Joanna Van Gruisen

 

Himalayan Monal © Joanna

Himalayan Monal
(Lophophorus impejanus)

 

 

Image details
Kodachrome 64
Nikon F3 with Nikon 300mm f4/2.8
Location: Sagarmatha National Park, Nepal
Date:
June 1983

Shoot details
We spent six weeks camping in the mountains to document the breeding cycle of the Monal, living, as many of the Sherpas did, solely on potatoes (breakfast, lunch and dinner). The colourful and displaying males were relatively easy to spot but finding and getting close to the cryptically coloured females was much more difficult. They are very cautious not to reveal their nesting sites and rarely come into the open when foraging with chicks. Time, patience, understanding and luck are required. The brightly coloured male ‘bird of nine colours’ alerted me to this female. He is drooping his wing in display to her. Even so I could only get this close by shooting through a small opening in obscuring herbs and bushes after many hours of watching and stalking.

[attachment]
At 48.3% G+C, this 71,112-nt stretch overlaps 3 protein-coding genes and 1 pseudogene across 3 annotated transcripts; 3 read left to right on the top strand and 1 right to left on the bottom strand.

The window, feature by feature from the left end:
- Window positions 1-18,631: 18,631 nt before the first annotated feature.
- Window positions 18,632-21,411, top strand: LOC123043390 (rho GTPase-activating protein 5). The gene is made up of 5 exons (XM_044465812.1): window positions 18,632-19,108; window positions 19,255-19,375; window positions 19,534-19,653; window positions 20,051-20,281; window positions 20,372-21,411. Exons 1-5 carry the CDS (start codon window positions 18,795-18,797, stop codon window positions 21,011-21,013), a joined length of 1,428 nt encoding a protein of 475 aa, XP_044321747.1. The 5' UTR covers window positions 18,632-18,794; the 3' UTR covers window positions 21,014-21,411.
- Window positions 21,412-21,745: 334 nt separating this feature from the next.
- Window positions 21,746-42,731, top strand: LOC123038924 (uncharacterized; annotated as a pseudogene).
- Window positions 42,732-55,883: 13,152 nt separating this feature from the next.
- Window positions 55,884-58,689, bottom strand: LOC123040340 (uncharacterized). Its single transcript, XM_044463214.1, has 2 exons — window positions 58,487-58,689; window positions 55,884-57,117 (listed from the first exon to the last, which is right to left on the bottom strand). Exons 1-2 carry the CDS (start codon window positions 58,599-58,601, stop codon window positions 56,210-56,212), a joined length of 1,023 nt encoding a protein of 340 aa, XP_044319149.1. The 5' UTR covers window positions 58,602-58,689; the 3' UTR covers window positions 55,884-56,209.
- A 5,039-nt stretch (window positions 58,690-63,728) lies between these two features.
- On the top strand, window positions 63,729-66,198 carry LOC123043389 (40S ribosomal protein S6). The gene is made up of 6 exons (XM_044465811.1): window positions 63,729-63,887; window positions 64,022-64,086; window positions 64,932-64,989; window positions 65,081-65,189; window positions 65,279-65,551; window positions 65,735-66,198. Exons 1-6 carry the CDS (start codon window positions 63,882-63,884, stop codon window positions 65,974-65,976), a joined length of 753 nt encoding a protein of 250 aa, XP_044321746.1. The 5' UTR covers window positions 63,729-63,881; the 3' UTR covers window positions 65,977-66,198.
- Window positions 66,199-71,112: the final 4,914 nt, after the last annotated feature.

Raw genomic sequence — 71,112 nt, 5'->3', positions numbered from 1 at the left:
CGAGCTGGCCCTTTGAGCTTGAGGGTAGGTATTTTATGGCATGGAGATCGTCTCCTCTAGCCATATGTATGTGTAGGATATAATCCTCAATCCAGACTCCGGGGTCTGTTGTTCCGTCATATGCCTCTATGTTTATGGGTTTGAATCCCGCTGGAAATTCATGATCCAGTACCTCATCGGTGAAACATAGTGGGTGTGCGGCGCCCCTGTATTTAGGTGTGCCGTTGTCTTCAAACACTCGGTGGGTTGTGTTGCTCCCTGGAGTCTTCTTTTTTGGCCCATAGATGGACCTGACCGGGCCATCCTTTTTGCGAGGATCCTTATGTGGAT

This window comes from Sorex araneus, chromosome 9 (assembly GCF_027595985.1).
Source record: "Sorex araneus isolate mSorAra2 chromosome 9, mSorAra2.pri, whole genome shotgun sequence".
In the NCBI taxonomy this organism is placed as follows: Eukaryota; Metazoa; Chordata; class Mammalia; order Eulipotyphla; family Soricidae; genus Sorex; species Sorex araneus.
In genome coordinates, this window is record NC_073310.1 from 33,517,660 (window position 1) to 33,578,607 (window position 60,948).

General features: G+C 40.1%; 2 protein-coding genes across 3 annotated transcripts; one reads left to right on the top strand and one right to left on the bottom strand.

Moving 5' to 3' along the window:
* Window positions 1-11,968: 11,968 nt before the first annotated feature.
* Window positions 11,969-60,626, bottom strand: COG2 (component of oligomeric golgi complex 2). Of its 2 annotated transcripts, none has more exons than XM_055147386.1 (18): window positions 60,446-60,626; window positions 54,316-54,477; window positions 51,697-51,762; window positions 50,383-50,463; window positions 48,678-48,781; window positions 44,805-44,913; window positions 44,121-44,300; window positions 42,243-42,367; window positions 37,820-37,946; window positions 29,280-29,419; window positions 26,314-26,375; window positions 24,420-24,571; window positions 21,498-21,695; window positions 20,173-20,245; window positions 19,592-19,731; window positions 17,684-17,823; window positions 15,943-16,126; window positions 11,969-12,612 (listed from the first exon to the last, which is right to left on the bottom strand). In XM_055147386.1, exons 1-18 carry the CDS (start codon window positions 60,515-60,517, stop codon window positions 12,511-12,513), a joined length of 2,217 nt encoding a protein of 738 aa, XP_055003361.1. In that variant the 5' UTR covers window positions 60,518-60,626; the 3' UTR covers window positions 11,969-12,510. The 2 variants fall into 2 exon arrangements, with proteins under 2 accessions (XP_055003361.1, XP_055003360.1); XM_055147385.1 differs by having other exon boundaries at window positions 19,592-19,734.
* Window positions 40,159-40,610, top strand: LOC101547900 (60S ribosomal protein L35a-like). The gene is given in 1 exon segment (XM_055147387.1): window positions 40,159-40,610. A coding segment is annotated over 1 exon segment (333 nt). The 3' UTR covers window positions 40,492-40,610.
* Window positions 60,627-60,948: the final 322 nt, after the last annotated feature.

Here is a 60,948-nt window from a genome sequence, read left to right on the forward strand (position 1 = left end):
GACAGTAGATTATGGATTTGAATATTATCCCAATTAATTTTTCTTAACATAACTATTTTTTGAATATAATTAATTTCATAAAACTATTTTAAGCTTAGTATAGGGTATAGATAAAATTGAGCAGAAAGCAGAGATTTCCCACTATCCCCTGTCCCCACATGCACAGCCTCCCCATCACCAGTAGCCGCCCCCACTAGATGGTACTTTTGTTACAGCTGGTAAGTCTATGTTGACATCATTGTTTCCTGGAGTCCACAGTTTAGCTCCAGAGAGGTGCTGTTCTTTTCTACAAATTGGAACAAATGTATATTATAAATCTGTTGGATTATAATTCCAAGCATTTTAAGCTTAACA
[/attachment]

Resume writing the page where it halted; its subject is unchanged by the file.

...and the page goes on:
Species details
The Himalayan Monal is a near-endemic found in the higher altitudes of the Himalaya. The brilliant male is a sight to behold in the cold dark landscape of the high Himalaya.
Interestingly, the Nepalese name for this bird is 'Danphe' and the Satyr Tragopan is called the 'Munal or Monal' in the same language. In a strange twist of crossed-communication, the Danphe became the Monal and the true Monal became the rather 'out of place sounding' Tragopan. The IOC had a good chance to take the initiative and rectify this historic blunder when they came up with the recent name revisions - but this must have been the last thing on their mind.
The male of the species chips in at 72cms and the much more difficult to observe female is smaller at 64cms.


A Birds of India presentation

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